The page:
Breaking through the basic biology of malaria relapse
Three discovery teams led by Prof. Dennis Kyle, Prof. Elizabeth Winzeler and Dr Jetsumon Sattabongkot Prachumsri jointly received the MMV Project of the Year 2016 award for their impressive progress in developing new assay platforms to test compounds for activity against the liver stages of malaria. These new assays are now making it possible to screen and identify novel compounds that could stop the relapse and protect against malaria.
The relapse of Plasmodium vivax malaria is the cause of a significant burden of disease – WHO estimates it causes around 8.5 million clinical infections every year.1 Yet only one anti-relapse medicine, primaquine, is currently available with a second, tafenoquine, in development. Both these medicines are associated with potentially severe side effects in a small percentage of patients (on average 8% of people in malaria-endemic countries),2 who have a deficiency of the enzyme glucose-6-phosphate dehydrogenase.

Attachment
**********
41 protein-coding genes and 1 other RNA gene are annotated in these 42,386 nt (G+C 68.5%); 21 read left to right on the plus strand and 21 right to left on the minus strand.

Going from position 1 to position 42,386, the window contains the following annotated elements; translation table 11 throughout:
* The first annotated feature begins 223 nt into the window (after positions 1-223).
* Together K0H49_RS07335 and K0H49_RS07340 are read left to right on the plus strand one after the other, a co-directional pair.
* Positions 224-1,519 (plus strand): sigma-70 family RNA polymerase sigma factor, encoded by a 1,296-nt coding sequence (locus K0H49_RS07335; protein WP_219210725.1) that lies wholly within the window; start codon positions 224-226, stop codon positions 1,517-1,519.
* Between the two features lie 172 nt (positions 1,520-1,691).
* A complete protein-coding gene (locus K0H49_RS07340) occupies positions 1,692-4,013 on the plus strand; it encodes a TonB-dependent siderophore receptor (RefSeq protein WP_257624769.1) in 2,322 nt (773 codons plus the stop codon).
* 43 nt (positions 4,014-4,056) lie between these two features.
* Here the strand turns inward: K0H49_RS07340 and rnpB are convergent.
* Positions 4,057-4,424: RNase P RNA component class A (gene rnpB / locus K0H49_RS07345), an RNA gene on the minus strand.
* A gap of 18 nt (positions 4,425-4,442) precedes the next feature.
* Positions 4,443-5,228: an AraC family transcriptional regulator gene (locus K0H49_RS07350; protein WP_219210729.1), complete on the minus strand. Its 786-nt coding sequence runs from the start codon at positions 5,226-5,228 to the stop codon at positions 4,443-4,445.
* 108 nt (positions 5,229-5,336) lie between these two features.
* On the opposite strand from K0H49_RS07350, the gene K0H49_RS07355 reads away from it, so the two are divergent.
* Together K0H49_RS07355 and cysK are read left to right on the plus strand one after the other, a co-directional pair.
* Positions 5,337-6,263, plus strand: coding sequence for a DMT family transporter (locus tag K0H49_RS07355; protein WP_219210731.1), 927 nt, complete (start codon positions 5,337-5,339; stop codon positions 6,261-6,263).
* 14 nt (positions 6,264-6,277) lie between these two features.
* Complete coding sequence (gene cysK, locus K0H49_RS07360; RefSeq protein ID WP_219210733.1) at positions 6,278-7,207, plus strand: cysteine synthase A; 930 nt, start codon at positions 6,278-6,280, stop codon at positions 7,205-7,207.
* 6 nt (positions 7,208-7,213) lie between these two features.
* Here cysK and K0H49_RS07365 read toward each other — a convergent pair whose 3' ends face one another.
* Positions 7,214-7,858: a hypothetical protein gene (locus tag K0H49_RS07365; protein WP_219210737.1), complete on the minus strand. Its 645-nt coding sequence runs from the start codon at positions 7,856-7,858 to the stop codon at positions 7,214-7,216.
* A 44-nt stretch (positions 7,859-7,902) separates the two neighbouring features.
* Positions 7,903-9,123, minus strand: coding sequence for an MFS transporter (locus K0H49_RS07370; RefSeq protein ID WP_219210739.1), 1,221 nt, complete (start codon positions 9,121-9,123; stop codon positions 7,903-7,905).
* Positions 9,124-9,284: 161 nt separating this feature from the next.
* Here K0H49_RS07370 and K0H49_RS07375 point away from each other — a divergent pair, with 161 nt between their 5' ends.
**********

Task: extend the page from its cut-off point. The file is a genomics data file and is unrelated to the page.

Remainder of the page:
Basic research on P. vivax has historically lagged behind that for Plasmodium falciparum partly because P. vivax parasites are difficult to access and maintain in laboratory assays. Today, thanks to a global research strategy and these new assays, this is set to change.3
→ Go to an interview with Prof. Dennis Kyle, Prof. Elizabeth Winzeler and Dr Jetsumon Sattabongkot Prachumsri. They talk about their achievements, the unique features of the assays they have developed and their plans for the future.
Prof. Dennis Kyle (left), Prof. Elizabeth Winzeler (middle) and Dr Jetsumon Sattabongkot Prachumsri (right)
- World Health Organization. World Malaria Report 2016 (2016).
- Howes RE et al. “G6PD deficiency prevalence and estimates of affected populations in malaria endemic countries: a geostatistical model-based map.” PLoS Med. 9(11):e1001339 (2012).
- Campo B et al. “Killing the hypnozoite–drug discovery approaches to prevent relapse in Plasmodium vivax.” Pathog Glob Health. 109(3):107-22 (2015).